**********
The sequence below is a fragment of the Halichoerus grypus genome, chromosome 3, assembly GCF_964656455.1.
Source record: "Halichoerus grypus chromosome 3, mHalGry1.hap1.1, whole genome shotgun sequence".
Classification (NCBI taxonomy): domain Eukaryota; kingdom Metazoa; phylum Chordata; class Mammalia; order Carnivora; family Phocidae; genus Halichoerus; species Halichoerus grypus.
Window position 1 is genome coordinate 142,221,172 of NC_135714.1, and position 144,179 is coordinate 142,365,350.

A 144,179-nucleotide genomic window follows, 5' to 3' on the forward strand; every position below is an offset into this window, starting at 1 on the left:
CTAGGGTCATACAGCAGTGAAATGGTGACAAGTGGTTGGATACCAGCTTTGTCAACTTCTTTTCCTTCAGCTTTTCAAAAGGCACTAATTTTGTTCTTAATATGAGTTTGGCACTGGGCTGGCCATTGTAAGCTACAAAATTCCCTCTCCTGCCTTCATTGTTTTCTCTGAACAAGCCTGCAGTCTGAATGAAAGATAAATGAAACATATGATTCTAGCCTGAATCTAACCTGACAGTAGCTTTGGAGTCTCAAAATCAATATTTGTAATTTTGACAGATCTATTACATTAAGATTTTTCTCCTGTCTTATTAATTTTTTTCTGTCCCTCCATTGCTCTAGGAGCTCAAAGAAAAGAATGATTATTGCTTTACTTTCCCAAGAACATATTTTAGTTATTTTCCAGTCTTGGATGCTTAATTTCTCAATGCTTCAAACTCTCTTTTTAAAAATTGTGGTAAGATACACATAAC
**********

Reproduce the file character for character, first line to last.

The sequence below is a fragment of the Halichoerus grypus genome, chromosome 3, assembly GCF_964656455.1.
Source record: "Halichoerus grypus chromosome 3, mHalGry1.hap1.1, whole genome shotgun sequence".
Classification (NCBI taxonomy): domain Eukaryota; kingdom Metazoa; phylum Chordata; class Mammalia; order Carnivora; family Phocidae; genus Halichoerus; species Halichoerus grypus.
Window position 1 is genome coordinate 142,221,172 of NC_135714.1, and position 144,179 is coordinate 142,365,350.

A 144,179-nucleotide genomic window follows, 5' to 3' on the forward strand; every position below is an offset into this window, starting at 1 on the left:
CTAGGGTCATACAGCAGTGAAATGGTGACAAGTGGTTGGATACCAGCTTTGTCAACTTCTTTTCCTTCAGCTTTTCAAAAGGCACTAATTTTGTTCTTAATATGAGTTTGGCACTGGGCTGGCCATTGTAAGCTACAAAATTCCCTCTCCTGCCTTCATTGTTTTCTCTGAACAAGCCTGCAGTCTGAATGAAAGATAAATGAAACATATGATTCTAGCCTGAATCTAACCTGACAGTAGCTTTGGAGTCTCAAAATCAATATTTGTAATTTTGACAGATCTATTACATTAAGATTTTTCTCCTGTCTTATTAATTTTTTTCTGTCCCTCCATTGCTCTAGGAGCTCAAAGAAAAGAATGATTATTGCTTTACTTTCCCAAGAACATATTTTAGTTATTTTCCAGTCTTGGATGCTTAATTTCTCAATGCTTCAAACTCTCTTTTTAAAAATTGTGGTAAGATACACATAAC